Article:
from The American Heritage® Dictionary of the English Language, 4th Edition
- n. The theory or doctrine that all forms of government are oppressive and undesirable and should be abolished.
- n. Active resistance and terrorism against the state, as used by some anarchists.
- n. Rejection of all forms of coercive control and authority: "He was inclined to anarchism; he hated system and organization and uniformity” ( Bertrand Russell).
from Wiktionary, Creative Commons Attribution/Share-Alike License
- n. The belief that proposes the absence and abolition of hierarchy and authority in most forms.
- n. , a political and philosophical belief that all forms of involuntary rule or government are undesirable or unnecessary, and that society could function without a ruler or involuntary government (a state).
from the GNU version of the Collaborative International Dictionary of English
- n. The doctrine or practice of anarchists.
from The Century Dictionary and Cyclopedia
- n. Confusion; disorder; anarchy.
- n. The doctrines of the anarchists; the anarchic and socialistic scheme of society proposed by Proudhon. See anarchy, 2.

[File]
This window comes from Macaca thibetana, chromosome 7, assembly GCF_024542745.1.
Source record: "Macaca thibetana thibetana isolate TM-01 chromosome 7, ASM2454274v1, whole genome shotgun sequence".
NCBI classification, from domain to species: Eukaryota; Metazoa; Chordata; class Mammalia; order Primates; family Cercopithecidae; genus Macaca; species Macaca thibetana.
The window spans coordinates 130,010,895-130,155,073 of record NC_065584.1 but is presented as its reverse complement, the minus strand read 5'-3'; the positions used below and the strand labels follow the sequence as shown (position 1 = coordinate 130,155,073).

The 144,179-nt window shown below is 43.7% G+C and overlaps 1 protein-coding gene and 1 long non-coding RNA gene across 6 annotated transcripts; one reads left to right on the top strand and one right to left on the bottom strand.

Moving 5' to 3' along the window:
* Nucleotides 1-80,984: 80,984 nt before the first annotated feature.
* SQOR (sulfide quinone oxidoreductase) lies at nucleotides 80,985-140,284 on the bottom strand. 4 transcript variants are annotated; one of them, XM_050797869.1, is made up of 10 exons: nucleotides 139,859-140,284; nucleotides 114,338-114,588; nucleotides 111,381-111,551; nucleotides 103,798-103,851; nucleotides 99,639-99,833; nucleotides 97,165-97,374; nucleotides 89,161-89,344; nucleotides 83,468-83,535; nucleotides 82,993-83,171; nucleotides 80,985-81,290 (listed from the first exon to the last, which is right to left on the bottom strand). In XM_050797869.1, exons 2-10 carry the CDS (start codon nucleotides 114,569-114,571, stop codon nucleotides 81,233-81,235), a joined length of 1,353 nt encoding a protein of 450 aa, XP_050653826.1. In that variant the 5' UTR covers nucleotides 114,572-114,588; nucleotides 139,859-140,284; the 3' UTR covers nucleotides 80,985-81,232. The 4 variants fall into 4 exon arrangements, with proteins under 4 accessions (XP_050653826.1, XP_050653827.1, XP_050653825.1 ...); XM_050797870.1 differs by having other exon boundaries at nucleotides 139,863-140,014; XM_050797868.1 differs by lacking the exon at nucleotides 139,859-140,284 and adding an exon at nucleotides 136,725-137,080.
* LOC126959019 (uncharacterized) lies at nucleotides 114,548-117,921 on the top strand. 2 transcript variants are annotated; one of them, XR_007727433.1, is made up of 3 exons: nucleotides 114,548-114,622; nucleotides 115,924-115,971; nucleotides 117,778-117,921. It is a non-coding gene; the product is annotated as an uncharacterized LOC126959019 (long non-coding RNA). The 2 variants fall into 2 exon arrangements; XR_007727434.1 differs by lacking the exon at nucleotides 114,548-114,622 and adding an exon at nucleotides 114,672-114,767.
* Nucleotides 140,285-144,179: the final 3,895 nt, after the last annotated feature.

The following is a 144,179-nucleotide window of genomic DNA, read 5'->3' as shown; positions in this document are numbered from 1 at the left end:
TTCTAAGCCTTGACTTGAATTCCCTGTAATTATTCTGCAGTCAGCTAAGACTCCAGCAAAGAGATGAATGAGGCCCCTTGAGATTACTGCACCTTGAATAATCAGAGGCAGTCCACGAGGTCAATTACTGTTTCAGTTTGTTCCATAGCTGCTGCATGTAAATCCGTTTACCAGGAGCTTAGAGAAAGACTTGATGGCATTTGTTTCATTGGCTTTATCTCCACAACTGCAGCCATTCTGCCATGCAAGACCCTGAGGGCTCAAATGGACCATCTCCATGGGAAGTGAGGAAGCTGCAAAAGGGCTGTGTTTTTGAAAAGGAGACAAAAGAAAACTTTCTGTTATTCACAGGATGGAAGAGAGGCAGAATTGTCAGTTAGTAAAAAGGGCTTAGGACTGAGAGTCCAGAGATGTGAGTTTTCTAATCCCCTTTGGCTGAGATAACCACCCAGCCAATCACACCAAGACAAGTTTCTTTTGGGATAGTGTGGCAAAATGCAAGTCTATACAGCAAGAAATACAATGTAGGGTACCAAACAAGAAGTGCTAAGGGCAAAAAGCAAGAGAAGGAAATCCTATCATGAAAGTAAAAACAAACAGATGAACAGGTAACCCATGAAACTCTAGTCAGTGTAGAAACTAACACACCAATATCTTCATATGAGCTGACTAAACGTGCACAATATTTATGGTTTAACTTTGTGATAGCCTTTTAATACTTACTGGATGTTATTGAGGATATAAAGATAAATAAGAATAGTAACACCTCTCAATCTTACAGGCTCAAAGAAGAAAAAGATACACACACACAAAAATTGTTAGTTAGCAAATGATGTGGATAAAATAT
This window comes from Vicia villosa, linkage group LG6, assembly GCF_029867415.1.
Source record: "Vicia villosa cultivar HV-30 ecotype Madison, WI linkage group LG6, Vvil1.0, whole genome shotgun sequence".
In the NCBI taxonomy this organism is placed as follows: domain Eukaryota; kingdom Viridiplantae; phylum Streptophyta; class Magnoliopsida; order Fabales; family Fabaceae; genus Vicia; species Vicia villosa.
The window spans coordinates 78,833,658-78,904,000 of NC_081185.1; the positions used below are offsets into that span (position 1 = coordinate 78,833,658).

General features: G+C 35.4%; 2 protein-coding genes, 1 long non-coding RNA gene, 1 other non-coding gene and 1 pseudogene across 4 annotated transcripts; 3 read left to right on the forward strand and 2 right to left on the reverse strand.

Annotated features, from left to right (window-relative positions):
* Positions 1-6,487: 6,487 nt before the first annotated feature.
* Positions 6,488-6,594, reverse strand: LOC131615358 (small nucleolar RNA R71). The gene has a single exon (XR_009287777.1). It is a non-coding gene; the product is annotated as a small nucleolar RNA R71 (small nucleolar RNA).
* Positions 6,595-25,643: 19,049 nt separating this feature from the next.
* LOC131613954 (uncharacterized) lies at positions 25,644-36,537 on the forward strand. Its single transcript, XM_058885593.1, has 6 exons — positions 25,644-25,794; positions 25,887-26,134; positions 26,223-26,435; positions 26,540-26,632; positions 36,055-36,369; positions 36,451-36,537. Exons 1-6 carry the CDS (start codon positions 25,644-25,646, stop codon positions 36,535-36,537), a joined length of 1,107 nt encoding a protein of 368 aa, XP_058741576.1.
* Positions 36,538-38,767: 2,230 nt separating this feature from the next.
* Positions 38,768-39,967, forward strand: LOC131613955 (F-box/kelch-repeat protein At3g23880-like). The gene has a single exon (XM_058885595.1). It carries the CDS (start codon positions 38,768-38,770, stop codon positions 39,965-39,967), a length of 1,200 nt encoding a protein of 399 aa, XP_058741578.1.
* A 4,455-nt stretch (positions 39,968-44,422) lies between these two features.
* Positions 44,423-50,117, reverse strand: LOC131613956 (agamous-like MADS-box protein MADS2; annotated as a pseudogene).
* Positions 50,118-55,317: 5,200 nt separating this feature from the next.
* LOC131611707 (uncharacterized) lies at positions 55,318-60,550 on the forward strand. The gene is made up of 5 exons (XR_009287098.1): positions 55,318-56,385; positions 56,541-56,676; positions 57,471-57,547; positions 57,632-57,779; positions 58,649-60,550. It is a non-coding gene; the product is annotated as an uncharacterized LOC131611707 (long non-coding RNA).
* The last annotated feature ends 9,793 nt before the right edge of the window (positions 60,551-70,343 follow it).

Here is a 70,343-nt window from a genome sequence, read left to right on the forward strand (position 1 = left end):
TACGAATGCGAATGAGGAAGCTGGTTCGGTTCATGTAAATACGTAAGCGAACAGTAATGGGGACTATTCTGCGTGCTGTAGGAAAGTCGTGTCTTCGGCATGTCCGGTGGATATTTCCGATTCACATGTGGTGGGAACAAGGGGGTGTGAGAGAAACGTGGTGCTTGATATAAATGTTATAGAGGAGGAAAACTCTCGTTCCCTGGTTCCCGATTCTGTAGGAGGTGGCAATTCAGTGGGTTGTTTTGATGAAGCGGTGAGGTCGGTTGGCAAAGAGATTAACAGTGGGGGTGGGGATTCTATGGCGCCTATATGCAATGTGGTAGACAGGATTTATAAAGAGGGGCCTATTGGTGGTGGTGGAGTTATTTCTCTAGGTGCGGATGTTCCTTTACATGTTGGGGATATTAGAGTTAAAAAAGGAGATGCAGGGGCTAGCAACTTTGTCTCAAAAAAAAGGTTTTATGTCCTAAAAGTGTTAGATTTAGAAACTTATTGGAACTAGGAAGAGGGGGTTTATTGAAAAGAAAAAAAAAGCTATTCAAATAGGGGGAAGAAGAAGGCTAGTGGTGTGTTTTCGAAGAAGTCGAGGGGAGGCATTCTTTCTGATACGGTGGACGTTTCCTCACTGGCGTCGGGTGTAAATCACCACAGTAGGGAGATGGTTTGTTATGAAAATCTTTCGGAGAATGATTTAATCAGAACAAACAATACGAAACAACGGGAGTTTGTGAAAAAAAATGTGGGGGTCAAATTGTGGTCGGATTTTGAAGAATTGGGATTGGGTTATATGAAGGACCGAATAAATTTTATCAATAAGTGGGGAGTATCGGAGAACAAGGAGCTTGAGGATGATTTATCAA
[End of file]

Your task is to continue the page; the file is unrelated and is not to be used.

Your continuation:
from WordNet 3.0 Copyright 2006 by Princeton University. All rights reserved.
- n. a political theory favoring the abolition of governments
… 1. For the purposes of this essay, I will mostly be using the term anarchism as shorthand for individualist anarchism; since the defense of anarchism I will offer rests on individualist principles, it will not provide a cogent basis for communist, primitivist, or other non-individualist forms of anarchism.
We are not using the term anarchism as shorthand for armed activities.
And the word anarchism has been so stripped of substance that it has come to be equated with chaos and nihilism.
The term anarchism derives from the Greek anarchos, meaning "without rulers."
Then what you call anarchism would just be what I call libertarianism except that in
But did these traditional anarchists actually agree with contemporary social anarchists’ interpretive claims about the meaning of the term anarchism, or the essential features of the anarchist tradition?
Bush's belief that economic anarchism is the best and only way has nearly led to a collapse of the U.S.
If our abhorrence for, say, anarchism is purely visceral, we can hardly say we've made a willful choice to eschew it in favor of republican democracy.
Perhaps the strongest attack on "anarchism" - certainly the most vitriolic - was made by Ayn Rand.
Russia is in anarchism; Germany and Austria have collapsed; Italy is on the point of collapse; France is struggling under her burden; England alone is carrying the burden -- (Applause) Men have made maps, drawn boundary lines between nations, but in the sight of God and in the sight of economists those boundary lines are not recognized, and ultimately, whatever our nation, whatever our creed, whatever the group to which we belong, we must all suffer and prosper together in the end.
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